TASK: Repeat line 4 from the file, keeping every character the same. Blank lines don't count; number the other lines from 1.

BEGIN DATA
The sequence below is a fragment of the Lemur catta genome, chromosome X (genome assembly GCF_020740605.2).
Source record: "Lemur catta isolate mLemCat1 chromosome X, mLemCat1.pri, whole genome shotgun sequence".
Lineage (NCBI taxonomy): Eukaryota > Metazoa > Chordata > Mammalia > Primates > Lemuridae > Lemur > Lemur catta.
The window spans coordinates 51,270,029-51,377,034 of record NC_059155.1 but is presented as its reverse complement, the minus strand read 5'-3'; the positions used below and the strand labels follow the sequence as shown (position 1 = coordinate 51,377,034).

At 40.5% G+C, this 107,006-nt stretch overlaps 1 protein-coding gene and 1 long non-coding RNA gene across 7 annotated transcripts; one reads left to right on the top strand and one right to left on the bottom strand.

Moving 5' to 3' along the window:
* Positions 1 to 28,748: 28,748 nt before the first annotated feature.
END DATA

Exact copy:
The window spans coordinates 51,270,029-51,377,034 of record NC_059155.1 but is presented as its reverse complement, the minus strand read 5'-3'; the positions used below and the strand labels follow the sequence as shown (position 1 = coordinate 51,377,034).